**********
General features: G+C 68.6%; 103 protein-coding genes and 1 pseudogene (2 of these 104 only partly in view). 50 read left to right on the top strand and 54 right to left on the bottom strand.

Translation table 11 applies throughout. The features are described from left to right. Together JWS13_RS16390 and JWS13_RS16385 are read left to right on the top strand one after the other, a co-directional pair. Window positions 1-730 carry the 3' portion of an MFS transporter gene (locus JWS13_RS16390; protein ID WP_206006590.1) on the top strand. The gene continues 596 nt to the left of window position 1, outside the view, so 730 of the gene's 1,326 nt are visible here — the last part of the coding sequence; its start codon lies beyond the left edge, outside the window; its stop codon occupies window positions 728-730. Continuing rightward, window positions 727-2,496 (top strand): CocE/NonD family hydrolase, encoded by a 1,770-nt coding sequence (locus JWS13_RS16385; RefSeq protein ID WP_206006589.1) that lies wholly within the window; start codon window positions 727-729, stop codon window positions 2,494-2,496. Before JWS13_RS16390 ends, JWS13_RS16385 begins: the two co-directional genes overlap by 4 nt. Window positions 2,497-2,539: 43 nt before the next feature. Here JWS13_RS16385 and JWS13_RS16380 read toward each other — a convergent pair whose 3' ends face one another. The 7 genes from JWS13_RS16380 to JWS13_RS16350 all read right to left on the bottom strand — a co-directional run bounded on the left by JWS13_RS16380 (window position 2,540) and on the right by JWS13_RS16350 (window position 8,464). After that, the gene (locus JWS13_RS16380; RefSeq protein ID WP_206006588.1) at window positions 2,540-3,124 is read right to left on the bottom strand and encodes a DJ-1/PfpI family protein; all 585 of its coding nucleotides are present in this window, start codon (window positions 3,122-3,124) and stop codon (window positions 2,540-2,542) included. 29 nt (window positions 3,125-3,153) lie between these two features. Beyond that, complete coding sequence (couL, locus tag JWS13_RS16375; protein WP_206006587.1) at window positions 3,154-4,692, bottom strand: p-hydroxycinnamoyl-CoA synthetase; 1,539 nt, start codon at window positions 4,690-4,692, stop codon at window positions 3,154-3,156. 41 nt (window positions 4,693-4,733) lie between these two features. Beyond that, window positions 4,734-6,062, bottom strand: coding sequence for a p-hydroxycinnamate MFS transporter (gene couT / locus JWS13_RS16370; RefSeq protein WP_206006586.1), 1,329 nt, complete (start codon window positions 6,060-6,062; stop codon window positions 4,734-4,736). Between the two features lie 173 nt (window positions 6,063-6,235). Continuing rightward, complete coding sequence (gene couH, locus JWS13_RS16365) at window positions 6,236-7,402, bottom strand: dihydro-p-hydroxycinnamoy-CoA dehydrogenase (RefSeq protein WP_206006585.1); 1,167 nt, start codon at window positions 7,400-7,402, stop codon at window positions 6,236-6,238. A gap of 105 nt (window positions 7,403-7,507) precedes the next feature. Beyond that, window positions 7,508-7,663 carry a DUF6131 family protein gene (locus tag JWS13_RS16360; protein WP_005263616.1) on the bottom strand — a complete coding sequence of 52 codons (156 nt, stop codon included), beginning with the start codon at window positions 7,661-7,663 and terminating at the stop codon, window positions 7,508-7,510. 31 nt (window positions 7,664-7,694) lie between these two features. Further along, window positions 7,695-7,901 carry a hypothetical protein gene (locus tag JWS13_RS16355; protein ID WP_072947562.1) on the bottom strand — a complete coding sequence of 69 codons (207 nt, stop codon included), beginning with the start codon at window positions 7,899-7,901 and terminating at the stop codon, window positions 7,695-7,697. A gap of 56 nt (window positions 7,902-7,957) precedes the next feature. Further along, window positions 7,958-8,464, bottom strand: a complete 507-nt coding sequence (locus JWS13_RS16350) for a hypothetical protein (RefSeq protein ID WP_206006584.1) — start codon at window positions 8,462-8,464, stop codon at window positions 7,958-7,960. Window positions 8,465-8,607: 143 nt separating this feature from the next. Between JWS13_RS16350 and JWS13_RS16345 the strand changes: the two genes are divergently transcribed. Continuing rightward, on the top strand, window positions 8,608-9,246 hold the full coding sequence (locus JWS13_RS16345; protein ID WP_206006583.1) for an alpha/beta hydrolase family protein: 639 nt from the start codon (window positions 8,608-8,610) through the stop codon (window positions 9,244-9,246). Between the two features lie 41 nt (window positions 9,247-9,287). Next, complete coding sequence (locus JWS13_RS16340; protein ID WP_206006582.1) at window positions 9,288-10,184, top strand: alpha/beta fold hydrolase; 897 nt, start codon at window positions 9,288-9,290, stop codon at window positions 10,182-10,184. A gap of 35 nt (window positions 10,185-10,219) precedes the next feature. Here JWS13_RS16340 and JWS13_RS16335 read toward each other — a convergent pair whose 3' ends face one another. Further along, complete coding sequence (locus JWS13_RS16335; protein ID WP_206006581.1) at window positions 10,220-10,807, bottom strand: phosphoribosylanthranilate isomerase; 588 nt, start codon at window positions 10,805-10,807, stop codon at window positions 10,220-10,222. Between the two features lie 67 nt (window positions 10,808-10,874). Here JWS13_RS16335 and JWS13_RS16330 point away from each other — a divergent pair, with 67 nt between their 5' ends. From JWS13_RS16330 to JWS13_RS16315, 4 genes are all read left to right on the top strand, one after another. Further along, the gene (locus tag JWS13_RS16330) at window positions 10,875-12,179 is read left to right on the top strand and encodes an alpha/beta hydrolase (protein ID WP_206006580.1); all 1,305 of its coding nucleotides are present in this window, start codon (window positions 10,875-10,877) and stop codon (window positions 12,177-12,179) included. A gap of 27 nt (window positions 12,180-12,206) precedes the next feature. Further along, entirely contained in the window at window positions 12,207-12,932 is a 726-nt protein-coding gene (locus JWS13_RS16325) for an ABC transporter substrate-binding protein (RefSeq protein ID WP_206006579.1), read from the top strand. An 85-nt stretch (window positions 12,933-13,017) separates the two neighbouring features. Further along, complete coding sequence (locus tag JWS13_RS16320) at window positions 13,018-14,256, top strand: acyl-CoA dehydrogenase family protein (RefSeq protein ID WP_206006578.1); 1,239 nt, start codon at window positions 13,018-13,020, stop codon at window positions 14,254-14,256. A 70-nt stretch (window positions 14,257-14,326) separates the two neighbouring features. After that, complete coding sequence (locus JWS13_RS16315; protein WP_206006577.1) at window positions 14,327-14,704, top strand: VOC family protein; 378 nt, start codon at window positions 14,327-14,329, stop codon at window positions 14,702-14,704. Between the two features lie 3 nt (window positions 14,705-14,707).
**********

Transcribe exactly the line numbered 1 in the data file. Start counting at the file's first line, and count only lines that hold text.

General features: G+C 68.6%; 103 protein-coding genes and 1 pseudogene (2 of these 104 only partly in view). 50 read left to right on the top strand and 54 right to left on the bottom strand.